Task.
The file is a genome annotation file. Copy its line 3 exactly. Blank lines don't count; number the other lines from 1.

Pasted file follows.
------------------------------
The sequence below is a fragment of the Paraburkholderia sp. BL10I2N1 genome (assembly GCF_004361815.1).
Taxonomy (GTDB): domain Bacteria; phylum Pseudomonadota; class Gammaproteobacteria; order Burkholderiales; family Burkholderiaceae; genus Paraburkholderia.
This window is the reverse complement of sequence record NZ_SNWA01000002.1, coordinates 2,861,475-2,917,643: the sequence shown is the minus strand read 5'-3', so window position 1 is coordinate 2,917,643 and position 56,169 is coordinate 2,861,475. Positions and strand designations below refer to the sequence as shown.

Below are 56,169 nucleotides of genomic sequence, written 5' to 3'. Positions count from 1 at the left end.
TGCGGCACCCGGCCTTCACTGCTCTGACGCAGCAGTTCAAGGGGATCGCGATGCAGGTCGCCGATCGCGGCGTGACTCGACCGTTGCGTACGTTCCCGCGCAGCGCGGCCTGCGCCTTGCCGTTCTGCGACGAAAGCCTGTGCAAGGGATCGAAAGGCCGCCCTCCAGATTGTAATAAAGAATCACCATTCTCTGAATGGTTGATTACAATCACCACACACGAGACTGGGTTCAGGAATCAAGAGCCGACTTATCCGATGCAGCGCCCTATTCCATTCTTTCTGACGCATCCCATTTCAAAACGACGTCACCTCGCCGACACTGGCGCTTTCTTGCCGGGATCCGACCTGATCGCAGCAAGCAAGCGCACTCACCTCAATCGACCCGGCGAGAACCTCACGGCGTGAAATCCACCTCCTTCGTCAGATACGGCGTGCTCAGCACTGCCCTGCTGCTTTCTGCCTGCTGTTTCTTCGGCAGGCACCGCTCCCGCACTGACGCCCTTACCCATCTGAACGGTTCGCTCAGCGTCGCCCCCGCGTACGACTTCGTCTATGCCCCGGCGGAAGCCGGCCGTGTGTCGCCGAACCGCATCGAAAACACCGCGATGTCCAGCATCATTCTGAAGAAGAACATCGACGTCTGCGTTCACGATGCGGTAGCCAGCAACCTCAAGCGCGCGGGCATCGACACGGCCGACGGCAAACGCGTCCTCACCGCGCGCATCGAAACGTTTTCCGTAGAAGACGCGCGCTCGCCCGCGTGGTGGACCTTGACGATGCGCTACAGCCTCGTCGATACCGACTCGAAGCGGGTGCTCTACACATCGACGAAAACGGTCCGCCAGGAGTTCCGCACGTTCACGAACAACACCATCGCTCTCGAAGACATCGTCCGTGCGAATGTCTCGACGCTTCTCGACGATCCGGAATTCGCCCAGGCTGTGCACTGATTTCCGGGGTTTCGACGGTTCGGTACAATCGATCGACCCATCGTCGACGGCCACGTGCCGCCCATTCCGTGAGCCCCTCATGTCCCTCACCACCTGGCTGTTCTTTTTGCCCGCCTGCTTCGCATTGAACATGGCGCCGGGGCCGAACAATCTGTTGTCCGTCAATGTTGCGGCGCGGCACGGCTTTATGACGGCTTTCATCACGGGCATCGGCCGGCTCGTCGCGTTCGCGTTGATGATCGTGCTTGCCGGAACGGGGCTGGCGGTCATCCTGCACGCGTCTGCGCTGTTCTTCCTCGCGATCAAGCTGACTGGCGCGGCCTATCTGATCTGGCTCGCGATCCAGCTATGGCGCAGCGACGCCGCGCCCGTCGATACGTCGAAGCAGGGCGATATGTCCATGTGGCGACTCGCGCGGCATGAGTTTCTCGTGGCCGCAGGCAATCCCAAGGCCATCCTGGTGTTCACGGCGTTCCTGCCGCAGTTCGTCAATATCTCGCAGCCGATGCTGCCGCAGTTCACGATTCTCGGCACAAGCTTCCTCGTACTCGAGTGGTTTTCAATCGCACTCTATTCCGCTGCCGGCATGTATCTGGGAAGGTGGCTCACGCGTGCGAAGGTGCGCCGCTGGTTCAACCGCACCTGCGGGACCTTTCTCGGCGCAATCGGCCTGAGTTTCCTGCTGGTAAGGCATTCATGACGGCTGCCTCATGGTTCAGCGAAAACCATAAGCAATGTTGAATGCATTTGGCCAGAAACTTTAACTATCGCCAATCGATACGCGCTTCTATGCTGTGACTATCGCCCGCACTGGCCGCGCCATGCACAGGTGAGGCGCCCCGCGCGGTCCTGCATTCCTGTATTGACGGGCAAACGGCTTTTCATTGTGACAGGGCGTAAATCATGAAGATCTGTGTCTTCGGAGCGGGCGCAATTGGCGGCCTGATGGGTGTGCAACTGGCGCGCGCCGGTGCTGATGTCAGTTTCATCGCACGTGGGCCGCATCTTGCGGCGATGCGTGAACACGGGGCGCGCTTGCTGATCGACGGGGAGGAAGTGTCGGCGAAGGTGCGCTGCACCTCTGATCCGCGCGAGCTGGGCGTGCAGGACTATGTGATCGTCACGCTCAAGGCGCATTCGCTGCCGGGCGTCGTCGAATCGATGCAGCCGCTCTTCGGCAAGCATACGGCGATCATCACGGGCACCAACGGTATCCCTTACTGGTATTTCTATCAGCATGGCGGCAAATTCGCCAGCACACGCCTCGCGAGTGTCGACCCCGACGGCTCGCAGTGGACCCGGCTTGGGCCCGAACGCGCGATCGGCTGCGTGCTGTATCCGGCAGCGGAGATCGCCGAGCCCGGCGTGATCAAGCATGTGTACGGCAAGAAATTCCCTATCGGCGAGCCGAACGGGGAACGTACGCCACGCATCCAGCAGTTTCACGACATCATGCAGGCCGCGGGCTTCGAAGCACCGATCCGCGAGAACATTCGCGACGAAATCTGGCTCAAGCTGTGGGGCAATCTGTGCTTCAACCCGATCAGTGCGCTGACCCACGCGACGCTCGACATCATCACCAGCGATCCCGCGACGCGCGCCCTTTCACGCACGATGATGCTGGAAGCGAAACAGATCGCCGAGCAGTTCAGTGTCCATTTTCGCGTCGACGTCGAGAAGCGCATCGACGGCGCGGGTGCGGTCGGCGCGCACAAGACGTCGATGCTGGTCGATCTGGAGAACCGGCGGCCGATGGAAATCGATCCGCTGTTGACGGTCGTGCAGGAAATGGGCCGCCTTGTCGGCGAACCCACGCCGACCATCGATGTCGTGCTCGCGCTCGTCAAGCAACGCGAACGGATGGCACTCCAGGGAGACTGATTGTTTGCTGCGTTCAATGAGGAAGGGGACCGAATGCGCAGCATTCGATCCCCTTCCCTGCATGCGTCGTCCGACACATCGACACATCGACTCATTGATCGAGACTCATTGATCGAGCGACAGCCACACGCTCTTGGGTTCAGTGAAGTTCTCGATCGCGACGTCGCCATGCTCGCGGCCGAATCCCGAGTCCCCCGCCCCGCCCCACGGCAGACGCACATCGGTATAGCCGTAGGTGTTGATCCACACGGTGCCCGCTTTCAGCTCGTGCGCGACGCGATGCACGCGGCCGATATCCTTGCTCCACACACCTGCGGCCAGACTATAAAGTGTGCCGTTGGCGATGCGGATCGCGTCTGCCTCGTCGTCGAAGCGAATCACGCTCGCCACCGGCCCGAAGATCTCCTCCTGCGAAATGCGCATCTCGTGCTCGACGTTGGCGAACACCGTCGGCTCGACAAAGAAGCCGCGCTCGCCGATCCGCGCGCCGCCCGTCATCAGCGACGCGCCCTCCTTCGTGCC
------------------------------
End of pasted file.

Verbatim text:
This window is the reverse complement of sequence record NZ_SNWA01000002.1, coordinates 2,861,475-2,917,643: the sequence shown is the minus strand read 5'-3', so window position 1 is coordinate 2,917,643 and position 56,169 is coordinate 2,861,475. Positions and strand designations below refer to the sequence as shown.